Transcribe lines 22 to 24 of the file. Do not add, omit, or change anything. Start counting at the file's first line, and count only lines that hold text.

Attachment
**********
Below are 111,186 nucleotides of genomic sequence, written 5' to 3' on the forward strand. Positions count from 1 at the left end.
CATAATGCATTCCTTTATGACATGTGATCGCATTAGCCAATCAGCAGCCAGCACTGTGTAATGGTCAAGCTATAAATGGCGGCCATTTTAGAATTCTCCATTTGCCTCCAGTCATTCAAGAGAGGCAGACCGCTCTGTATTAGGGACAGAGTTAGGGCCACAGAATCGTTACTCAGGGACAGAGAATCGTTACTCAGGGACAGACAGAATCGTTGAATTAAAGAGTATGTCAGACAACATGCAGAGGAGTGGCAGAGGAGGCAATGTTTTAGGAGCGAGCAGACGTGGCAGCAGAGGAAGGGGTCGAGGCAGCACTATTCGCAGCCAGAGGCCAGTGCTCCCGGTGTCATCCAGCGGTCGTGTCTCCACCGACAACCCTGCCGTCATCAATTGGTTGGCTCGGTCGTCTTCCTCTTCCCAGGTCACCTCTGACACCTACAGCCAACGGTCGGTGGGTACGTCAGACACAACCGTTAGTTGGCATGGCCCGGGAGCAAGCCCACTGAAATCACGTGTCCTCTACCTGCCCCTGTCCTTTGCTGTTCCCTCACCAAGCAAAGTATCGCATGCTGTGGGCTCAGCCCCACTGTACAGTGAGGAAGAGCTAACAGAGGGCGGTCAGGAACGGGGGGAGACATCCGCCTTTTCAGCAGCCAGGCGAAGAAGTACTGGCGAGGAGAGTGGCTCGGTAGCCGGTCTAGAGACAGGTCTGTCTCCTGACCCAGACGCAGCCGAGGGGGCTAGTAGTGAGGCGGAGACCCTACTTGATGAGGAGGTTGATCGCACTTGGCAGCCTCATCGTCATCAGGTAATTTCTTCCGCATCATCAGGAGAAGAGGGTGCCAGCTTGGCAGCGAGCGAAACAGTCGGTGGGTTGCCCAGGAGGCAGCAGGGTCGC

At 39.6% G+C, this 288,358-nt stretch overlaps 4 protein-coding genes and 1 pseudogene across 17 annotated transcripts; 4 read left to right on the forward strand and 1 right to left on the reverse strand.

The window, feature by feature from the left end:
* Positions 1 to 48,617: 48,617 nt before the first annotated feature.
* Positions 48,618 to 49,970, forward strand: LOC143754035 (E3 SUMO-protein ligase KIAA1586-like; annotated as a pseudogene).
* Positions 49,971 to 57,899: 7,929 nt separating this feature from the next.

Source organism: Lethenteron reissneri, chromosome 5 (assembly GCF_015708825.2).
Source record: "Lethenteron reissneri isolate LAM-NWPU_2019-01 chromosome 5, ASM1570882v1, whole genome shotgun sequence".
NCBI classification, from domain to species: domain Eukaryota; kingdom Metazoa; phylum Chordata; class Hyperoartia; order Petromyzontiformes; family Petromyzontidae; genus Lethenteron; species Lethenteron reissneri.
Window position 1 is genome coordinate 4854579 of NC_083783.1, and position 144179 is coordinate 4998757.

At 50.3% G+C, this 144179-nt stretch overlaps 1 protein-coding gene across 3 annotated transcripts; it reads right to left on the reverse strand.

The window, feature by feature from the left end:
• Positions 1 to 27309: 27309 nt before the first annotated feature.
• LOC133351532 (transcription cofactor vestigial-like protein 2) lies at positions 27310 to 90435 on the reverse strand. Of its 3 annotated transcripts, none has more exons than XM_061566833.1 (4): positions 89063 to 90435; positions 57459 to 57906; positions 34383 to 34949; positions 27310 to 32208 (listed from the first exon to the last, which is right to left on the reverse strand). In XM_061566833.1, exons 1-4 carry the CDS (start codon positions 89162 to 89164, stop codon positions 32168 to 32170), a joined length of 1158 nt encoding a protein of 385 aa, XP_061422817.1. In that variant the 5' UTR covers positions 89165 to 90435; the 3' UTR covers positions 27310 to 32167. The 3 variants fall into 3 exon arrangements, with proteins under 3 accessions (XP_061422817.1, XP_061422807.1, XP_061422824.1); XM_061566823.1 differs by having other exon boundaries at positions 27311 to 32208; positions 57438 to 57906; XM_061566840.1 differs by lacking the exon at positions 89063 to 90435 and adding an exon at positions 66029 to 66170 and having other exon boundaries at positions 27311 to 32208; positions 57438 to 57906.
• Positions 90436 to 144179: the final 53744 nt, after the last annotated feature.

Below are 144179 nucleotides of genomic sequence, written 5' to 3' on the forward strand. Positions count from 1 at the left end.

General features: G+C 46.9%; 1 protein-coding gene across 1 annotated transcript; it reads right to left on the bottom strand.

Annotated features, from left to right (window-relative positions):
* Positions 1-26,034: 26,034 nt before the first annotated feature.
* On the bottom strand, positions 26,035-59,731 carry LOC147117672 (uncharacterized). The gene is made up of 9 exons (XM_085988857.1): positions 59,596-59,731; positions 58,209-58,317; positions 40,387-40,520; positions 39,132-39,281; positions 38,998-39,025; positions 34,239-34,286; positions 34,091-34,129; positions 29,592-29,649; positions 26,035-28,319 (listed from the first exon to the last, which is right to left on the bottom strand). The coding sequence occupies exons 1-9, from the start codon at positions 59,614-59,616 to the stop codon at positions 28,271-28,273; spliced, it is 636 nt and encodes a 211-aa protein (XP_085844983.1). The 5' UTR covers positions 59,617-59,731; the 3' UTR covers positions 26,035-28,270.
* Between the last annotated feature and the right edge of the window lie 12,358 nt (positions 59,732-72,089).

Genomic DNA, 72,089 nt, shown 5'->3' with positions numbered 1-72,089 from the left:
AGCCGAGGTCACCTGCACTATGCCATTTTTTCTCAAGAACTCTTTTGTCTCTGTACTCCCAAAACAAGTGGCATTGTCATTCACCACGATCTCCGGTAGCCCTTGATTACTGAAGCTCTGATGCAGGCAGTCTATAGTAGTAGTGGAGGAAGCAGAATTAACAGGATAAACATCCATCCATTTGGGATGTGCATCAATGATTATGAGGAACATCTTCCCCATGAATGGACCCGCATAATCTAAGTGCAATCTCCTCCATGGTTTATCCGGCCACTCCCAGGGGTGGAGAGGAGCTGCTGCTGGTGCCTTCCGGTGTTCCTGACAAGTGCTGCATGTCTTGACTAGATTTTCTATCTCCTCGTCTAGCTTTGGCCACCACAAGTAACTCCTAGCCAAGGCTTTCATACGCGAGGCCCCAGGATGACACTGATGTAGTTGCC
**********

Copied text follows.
* Between the last annotated feature and the right edge of the window lie 12,358 nt (positions 59,732-72,089).

Genomic DNA, 72,089 nt, shown 5'->3' with positions numbered 1-72,089 from the left:
AGCCGAGGTCACCTGCACTATGCCATTTTTTCTCAAGAACTCTTTTGTCTCTGTACTCCCAAAACAAGTGGCATTGTCATTCACCACGATCTCCGGTAGCCCTTGATTACTGAAGCTCTGATGCAGGCAGTCTATAGTAGTAGTGGAGGAAGCAGAATTAACAGGATAAACATCCATCCATTTGGGATGTGCATCAATGATTATGAGGAACATCTTCCCCATGAATGGACCCGCATAATCTAAGTGCAATCTCCTCCATGGTTTATCCGGCCACTCCCAGGGGTGGAGAGGAGCTGCTGCTGGTGCCTTCCGGTGTTCCTGACAAGTGCTGCATGTCTTGACTAGATTTTCTATCTCCTCGTCTAGCTTTGGCCACCACAAGTAACTCCTAGCCAAGGCTTTCATACGCGAGGCCCCAGGATGACACTGATGTAGTTGCC